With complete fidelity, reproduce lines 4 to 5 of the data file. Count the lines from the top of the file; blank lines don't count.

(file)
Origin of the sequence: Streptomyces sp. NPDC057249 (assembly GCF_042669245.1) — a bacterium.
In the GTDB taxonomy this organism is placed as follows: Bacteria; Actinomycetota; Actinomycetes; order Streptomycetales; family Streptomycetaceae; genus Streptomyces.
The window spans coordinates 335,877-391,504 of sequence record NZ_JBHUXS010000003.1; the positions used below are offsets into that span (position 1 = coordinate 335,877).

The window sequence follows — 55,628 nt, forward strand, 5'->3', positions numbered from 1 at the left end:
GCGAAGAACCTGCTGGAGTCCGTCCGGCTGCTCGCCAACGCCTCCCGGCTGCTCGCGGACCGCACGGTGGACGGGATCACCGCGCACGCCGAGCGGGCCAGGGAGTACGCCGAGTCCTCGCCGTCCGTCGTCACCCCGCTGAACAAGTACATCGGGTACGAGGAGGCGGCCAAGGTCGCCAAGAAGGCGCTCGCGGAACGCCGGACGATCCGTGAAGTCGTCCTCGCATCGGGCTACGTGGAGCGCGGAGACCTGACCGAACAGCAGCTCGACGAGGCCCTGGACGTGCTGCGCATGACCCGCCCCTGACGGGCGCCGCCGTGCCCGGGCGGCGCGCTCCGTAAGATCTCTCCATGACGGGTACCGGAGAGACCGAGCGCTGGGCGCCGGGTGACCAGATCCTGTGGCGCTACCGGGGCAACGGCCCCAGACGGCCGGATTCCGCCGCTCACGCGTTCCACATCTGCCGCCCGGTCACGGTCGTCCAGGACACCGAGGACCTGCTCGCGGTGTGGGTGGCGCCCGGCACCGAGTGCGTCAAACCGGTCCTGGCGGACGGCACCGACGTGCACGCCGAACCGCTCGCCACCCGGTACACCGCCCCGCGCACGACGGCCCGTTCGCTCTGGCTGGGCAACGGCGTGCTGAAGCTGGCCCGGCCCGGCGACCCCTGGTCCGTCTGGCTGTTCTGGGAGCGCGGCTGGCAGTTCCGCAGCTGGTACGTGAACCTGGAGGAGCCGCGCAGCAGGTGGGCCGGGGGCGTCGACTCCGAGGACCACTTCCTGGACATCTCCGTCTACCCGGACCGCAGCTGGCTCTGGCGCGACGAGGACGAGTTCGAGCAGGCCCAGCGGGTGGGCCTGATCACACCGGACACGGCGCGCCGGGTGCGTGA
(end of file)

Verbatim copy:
The window sequence follows — 55,628 nt, forward strand, 5'->3', positions numbered from 1 at the left end:
GCGAAGAACCTGCTGGAGTCCGTCCGGCTGCTCGCCAACGCCTCCCGGCTGCTCGCGGACCGCACGGTGGACGGGATCACCGCGCACGCCGAGCGGGCCAGGGAGTACGCCGAGTCCTCGCCGTCCGTCGTCACCCCGCTGAACAAGTACATCGGGTACGAGGAGGCGGCCAAGGTCGCCAAGAAGGCGCTCGCGGAACGCCGGACGATCCGTGAAGTCGTCCTCGCATCGGGCTACGTGGAGCGCGGAGACCTGACCGAACAGCAGCTCGACGAGGCCCTGGACGTGCTGCGCATGACCCGCCCCTGACGGGCGCCGCCGTGCCCGGGCGGCGCGCTCCGTAAGATCTCTCCATGACGGGTACCGGAGAGACCGAGCGCTGGGCGCCGGGTGACCAGATCCTGTGGCGCTACCGGGGCAACGGCCCCAGACGGCCGGATTCCGCCGCTCACGCGTTCCACATCTGCCGCCCGGTCACGGTCGTCCAGGACACCGAGGACCTGCTCGCGGTGTGGGTGGCGCCCGGCACCGAGTGCGTCAAACCGGTCCTGGCGGACGGCACCGACGTGCACGCCGAACCGCTCGCCACCCGGTACACCGCCCCGCGCACGACGGCCCGTTCGCTCTGGCTGGGCAACGGCGTGCTGAAGCTGGCCCGGCCCGGCGACCCCTGGTCCGTCTGGCTGTTCTGGGAGCGCGGCTGGCAGTTCCGCAGCTGGTACGTGAACCTGGAGGAGCCGCGCAGCAGGTGGGCCGGGGGCGTCGACTCCGAGGACCACTTCCTGGACATCTCCGTCTACCCGGACCGCAGCTGGCTCTGGCGCGACGAGGACGAGTTCGAGCAGGCCCAGCGGGTGGGCCTGATCACACCGGACACGGCGCGCCGGGTGCGTGA